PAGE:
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Same Behavior Will Get The Same Results

by JoAnn Hibbert Hamilton

"I can't understand what is the matter with that child. He just keeps doing the same thing. I've told him a hundred times to pick up his clothes." We have all felt frustrated at times because we have tried to change a child's behavior and we seem to be getting nowhere.

Although it is the child's behavior that we want to change, we need to remember as a parent that if we continue to do and say the same things in the same way, we are going to get the same results from the child. If we don't get the result we want, we need to change what we do or say. The sooner we make the change and remain consistent, the sooner we will see a change in the child's behavior.

Children do what works for them. A simple example is the temper tantrum. These happen at times when children are small regardless of what we do. However, Foster Cline and Jim Fay in their book entitled Parenting With Love and Logic, state that "kids will throw tantrums only as long as they work." Kids don't pound the floor and scream when they are alone in their room. They do it when their show has a guaranteed audience. Walking away is one good solution. Letting the child choose whether he finishes it in the basement or his room is another solution as long as the choice is given in a soft and kind voice and the parent doesn't try to reason with the child. If the child gets attention in the form of reasoning or even a scolding, it has worked for him and he will do it again. If he gains nothing, he will eventually quit doing it.

I really like Foster Cline and Jim Fay's book. I wish I had it when I was rearing my family. In it are ideas about behaviors that I struggled with. The first half of the book explains how to ask questions and present choices in a positive non-confrontational way. These writers warn parents against always seeking to ensure that the child is right in every way. Children learn from their mistakes. Sometimes teens go against their parents just to establish independent thinking. Children need to be allowed to make a mistake in non-threatening situations while parents are emphasizing their strengths.

"Have you noticed that the parents who yell the loudest about responsibility seem to have the most irresponsible kids?…It's a fact: Responsibility cannot be taught; it must be caught…To help a child gain responsibility we must offer that child opportunities to be responsible." (Ibid.) Then as responsible acts get noticed, the child increases his behavior in those areas. Self-esteem grows as the level of responsibility increases.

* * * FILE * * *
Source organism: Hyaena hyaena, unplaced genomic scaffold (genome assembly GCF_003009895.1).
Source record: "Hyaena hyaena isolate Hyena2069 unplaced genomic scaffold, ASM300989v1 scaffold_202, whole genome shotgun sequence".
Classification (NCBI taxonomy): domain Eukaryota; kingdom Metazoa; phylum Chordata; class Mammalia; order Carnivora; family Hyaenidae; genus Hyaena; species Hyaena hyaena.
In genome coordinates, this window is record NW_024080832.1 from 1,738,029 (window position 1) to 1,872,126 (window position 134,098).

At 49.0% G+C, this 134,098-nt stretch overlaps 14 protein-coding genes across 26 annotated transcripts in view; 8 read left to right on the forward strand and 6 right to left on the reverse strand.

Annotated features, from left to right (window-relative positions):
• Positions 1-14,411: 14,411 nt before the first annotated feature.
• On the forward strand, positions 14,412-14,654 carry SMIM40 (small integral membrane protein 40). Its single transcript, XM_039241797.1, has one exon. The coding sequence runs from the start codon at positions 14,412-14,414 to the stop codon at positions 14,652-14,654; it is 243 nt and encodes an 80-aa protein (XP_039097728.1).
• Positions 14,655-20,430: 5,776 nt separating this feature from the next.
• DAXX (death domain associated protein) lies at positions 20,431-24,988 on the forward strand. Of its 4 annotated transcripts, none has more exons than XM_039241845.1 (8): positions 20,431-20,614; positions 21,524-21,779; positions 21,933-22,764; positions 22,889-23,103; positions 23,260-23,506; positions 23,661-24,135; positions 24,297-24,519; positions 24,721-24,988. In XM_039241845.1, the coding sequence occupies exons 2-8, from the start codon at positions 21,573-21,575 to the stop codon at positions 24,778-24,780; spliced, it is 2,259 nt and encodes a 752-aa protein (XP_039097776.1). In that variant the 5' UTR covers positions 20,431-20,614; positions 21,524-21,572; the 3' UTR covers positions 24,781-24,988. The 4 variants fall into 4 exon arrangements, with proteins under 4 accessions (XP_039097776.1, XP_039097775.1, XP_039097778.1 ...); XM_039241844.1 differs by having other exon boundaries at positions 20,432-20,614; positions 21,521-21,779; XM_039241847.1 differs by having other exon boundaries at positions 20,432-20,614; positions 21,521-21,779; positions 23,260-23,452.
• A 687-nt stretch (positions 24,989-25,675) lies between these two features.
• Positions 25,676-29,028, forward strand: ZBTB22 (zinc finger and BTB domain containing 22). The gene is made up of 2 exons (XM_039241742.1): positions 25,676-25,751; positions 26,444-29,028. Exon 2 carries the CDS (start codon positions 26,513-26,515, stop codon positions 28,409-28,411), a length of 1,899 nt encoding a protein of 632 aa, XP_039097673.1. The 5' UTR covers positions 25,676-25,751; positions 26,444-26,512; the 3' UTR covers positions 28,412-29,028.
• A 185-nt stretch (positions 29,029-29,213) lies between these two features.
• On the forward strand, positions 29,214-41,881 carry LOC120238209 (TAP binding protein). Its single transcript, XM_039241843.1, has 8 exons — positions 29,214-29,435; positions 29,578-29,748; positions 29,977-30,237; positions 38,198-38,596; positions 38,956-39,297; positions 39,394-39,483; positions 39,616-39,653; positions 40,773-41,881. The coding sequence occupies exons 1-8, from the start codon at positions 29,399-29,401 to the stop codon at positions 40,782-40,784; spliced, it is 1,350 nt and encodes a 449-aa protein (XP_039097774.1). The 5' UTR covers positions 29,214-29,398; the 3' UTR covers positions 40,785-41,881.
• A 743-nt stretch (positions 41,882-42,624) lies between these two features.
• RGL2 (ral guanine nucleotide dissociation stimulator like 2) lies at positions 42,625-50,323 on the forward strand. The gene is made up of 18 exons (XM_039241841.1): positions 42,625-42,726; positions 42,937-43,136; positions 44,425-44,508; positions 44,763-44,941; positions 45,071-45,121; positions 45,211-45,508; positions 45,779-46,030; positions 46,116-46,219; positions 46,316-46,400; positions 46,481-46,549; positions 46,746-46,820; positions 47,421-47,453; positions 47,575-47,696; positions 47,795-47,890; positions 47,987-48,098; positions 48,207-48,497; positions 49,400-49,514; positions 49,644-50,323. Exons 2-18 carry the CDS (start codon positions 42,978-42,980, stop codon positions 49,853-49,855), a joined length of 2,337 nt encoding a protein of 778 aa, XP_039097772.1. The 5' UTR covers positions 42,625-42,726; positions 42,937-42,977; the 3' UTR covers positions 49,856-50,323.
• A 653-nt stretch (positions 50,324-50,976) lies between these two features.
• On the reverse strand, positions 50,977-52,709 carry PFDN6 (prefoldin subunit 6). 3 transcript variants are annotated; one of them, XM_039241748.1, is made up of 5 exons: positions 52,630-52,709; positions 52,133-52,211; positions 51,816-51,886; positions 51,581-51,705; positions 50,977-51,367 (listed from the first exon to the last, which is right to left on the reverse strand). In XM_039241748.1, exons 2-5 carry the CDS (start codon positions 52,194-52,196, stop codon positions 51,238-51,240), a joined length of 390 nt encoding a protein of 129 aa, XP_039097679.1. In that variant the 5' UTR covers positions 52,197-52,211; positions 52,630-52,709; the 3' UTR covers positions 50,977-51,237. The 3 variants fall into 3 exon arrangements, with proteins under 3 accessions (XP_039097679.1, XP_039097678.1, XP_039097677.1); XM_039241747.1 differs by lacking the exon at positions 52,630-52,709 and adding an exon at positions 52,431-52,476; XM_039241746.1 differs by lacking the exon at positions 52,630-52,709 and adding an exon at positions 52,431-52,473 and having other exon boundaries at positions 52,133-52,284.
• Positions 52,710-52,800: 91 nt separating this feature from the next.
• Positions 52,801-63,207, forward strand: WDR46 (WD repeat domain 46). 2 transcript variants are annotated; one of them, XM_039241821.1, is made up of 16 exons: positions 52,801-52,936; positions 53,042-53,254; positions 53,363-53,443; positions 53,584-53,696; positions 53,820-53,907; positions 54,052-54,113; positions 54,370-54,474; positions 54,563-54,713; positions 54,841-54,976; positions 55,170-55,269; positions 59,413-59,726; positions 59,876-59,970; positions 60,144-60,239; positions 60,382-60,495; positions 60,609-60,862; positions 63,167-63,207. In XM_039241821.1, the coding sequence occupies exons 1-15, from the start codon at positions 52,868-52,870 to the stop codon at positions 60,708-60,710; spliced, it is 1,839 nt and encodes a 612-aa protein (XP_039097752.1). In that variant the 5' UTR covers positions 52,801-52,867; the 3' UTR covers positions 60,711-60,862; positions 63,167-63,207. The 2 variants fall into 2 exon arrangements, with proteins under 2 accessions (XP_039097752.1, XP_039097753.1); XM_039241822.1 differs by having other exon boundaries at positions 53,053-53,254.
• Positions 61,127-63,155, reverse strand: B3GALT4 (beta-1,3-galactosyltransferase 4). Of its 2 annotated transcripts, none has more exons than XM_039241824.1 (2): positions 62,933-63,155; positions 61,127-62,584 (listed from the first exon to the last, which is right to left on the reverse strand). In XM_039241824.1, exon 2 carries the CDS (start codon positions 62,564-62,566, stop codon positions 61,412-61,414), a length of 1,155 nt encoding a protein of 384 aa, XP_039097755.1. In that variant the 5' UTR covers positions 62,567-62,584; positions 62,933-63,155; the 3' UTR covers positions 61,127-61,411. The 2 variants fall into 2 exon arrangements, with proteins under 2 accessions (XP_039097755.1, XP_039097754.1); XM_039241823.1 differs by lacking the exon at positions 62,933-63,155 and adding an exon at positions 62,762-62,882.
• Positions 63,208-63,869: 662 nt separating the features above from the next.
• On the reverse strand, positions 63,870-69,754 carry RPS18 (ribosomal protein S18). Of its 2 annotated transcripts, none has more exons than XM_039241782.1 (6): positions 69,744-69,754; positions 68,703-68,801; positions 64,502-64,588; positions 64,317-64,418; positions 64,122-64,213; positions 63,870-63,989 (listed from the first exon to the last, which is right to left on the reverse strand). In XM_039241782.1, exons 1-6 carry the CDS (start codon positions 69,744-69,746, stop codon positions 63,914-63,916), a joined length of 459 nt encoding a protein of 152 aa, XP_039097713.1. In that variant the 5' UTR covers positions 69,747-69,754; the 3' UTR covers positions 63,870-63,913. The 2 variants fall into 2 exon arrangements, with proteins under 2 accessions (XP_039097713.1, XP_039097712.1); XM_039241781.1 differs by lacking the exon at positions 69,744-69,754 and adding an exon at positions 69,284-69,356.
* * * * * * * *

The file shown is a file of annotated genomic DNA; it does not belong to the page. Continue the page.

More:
Independence needs to increase as the child gets older. On page 75 of Parenting With Love and Logic, there is a chart. Near the bottom of the "V" shaped chart we see that a toddler can make a choice between buying gloves or mittens. The elementary school child can choose between the soccer team and the swim team. The junior high student can choose between studying after school or in the evening. Hopefully the high school student has a framework of home rules and is allowed choices in a lot of things. If parents instead invert the "V" and give a lot of freedom to the younger child, he will become a tyrant. As they tighten up each year, as he gets older, the child will rebel.

With an older child you will want to pick your battles carefully. If every small thing is an issue, you may win the battle and lose the war. None of us were perfect when we were sixteen. Choices work well because they force the child to think and make decisions. Then they learn from the consequences of their decisions while the parents are joyful if the decision was a good one and sympathetic if it was not. Either way the child learns and you maintain a positive relationship.

But what if you are already in a negative situation with your teen? I remember sitting a teenager down and saying, "I think what I have been doing with you hasn't worked. It hasn't worked for me and obviously you don't like it. Let's try a different approach. As I changed, so did the teen, and in the process he realized that I was just someone who loved him and was trying hard to create a positive atmosphere for him. I have often said, "I've never been in this situation before because I have never had someone just like you. I really don't know what is best. What do you think we should do to solve this problem?" I really wanted their ideas. I listened and we worked out a solution that was mutually agreeable. Had I repeated what I was doing before this talk, I would have continued to have the negative behavior.

And was changing my approach difficult for me? Of course it was. Change is never easy, but so often it is best.

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